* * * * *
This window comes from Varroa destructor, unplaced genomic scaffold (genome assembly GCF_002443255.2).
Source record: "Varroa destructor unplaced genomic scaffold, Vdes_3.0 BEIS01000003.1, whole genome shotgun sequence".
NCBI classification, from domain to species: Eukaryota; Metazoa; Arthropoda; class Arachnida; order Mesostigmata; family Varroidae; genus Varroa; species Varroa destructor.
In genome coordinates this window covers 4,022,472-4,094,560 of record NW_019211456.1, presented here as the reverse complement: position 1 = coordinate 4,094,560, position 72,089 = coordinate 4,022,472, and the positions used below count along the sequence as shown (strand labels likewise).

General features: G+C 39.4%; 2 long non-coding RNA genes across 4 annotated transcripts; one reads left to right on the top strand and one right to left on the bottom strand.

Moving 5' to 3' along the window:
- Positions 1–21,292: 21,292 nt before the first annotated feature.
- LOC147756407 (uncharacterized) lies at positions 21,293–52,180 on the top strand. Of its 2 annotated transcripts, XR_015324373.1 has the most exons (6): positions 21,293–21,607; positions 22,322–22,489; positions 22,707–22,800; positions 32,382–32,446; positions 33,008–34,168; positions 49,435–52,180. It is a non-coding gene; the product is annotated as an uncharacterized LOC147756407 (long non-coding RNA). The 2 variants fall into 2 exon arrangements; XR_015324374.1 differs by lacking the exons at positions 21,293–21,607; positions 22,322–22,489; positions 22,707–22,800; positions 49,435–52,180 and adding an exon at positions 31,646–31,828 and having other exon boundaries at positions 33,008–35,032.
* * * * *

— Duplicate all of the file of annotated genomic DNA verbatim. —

This window comes from Varroa destructor, unplaced genomic scaffold (genome assembly GCF_002443255.2).
Source record: "Varroa destructor unplaced genomic scaffold, Vdes_3.0 BEIS01000003.1, whole genome shotgun sequence".
NCBI classification, from domain to species: Eukaryota; Metazoa; Arthropoda; class Arachnida; order Mesostigmata; family Varroidae; genus Varroa; species Varroa destructor.
In genome coordinates this window covers 4,022,472-4,094,560 of record NW_019211456.1, presented here as the reverse complement: position 1 = coordinate 4,094,560, position 72,089 = coordinate 4,022,472, and the positions used below count along the sequence as shown (strand labels likewise).

General features: G+C 39.4%; 2 long non-coding RNA genes across 4 annotated transcripts; one reads left to right on the top strand and one right to left on the bottom strand.

Moving 5' to 3' along the window:
- Positions 1–21,292: 21,292 nt before the first annotated feature.
- LOC147756407 (uncharacterized) lies at positions 21,293–52,180 on the top strand. Of its 2 annotated transcripts, XR_015324373.1 has the most exons (6): positions 21,293–21,607; positions 22,322–22,489; positions 22,707–22,800; positions 32,382–32,446; positions 33,008–34,168; positions 49,435–52,180. It is a non-coding gene; the product is annotated as an uncharacterized LOC147756407 (long non-coding RNA). The 2 variants fall into 2 exon arrangements; XR_015324374.1 differs by lacking the exons at positions 21,293–21,607; positions 22,322–22,489; positions 22,707–22,800; positions 49,435–52,180 and adding an exon at positions 31,646–31,828 and having other exon boundaries at positions 33,008–35,032.